The piri piri marinade that has produced this marvel sits in a bucket next to the grill chef – I say chef, I mean a sweating man in a stained T-shirt and a bandana working all kinds of magic over a blistering range. He applies the marinade in time-honoured fashion with a paintbrush – chillis, garlic, lemon, salt, olive oil, plus whatever other alchemic ingredients the Valdemar has alighted upon over its forty years of existence. I’m thinking smoked paprika and white wine, possibly a dash of white wine vinegar too. Cumin? Maybe. No one’s about to tell me, that’s for sure.
If the marinade is a mystery, then so, as it happens, is the whole notion of piri piri Portugal in the first place. The Portuguese do not really go for spicy foods, and there’s not a vast range of herbs and spices used, beyond the ubiquitous garlic and fresh coriander. It’s a simple, straightforward cuisine – hearty and heavy you might say, fairly unadventurous, with solid peasant roots in the fields, hills and shoreline of a tough, Atlantic-facing nation. (The Portuguese wouldn’t say any of this you understand. They think it’s the finest, most sophisticated cuisine in the world. I disagree, and not only because I have a Portuguese cookbook, one of whose recipes starts with the completely mad phrase – “Take 60 egg yolks”.)
Piri piri – taste of an empire
Piri piri is not just the name of a sauce but also of the insanely hot African bird’s eye chilli, and the reason it has ended up slathered over a chicken on the Algarve is a tale of empire and adventure. It’s hard to believe now, or easy to forget, but from the 15th to the 18th century Portugal ruled half the known world. Her sons set sail with Vasco da Gama and opened up trade routes that took new spices from India and South America to Africa and back to Europe. African soil and sun were perfect for growing chillis originally from Brazil, and in the Portuguese colonies of Angola and Mozambique a rather more distinctive cuisine developed, which made its way back – eventually – to Portugal.
And not just Portugal of course. Piri piri. Peri peri. Pil pil. It’s all the same, and if you’ve ever had a Nando’s, you’ve eaten piri piri chicken from South Africa, by way of Mozambique, courtesy of Portuguese adventurers from sun-bleached villages who first set sail fully expecting to fall off the edge of a flat world.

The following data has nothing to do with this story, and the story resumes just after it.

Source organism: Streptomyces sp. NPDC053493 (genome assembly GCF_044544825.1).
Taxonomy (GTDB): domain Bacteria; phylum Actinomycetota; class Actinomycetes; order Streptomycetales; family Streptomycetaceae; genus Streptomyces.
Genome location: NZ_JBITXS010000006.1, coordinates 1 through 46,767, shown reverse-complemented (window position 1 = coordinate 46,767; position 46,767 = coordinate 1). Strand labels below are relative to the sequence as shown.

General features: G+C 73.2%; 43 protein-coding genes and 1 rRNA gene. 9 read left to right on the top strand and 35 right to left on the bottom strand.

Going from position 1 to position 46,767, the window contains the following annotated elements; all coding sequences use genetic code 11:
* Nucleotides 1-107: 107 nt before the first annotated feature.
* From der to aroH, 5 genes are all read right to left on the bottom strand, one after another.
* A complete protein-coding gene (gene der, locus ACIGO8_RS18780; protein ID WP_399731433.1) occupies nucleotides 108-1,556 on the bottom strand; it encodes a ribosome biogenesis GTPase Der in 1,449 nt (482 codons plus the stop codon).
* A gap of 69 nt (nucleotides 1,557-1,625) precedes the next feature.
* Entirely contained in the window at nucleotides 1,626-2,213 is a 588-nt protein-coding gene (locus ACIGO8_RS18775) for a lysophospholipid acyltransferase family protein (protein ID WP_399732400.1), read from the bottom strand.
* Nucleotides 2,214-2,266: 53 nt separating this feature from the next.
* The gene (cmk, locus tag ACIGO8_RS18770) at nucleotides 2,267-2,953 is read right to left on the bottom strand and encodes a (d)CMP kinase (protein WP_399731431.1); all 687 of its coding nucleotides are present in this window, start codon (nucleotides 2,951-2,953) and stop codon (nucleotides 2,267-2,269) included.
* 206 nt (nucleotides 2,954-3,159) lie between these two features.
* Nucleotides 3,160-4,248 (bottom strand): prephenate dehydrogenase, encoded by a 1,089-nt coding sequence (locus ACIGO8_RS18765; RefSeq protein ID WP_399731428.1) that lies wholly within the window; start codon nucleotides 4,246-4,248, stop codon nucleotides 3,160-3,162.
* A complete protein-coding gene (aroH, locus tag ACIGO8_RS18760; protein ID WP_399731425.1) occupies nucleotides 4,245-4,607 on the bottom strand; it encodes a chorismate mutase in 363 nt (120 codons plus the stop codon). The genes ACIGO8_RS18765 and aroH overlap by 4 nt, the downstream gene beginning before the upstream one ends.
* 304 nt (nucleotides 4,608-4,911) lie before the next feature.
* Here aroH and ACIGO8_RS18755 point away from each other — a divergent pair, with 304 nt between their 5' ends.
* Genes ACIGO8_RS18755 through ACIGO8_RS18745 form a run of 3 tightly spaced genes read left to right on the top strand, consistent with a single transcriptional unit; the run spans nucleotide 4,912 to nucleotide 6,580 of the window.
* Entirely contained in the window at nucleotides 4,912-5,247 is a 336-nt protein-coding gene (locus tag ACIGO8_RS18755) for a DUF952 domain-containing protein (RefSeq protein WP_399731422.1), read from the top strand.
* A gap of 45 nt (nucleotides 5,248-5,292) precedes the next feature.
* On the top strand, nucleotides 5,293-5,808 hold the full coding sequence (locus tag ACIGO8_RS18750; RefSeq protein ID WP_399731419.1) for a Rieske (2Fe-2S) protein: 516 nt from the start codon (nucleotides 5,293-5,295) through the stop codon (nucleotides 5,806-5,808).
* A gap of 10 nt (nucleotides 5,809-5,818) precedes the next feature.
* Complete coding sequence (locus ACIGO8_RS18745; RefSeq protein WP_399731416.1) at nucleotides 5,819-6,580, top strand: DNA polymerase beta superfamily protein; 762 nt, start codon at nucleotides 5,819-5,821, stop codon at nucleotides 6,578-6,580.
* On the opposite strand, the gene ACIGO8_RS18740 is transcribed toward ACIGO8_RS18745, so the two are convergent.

Have they cleared the plates away yet?
If so, now you’re going to get a small slab of carob and cream cake, and maybe an orange cut into wedges. That’s dessert taken care of. They’ll ask you if you want coffee, and a tiny, fierce shot of espresso is a good idea at this point, depending on how much of the wine you’ve drunk. Then all you need to do is make the international writing-in-the-air sign to get the bill, which – wait for it – will be a ludicrous 10 euros a head, though probably a few euros more if you had the bread and starters and coffee.
And now it’s decision time. Best in Portugal? I’d say so, and I’ve eaten a lot of spicy grilled chicken up and down the length of the country. Either way, it’s a cheap price to pay for a shaded pavement table, a plate of piri piri and a window onto the Portuguese past.
Eat: Churrasqueria Valdemar, Mercado Municipal de Silves – they’re on Facebook, and also open in the evenings. They also serve other dishes, but really.
Sleep: Hotel Colina dos Mouros – a great little three-star hotel across the river, with an outdoor pool and castle views. I always stay here, and it’s a 5-minute walk to the Valdemar.
Drink: Café Inglês (https://cafeingles.com) – a tree-shaded terrace for drinks and hillside views, with live music and food too.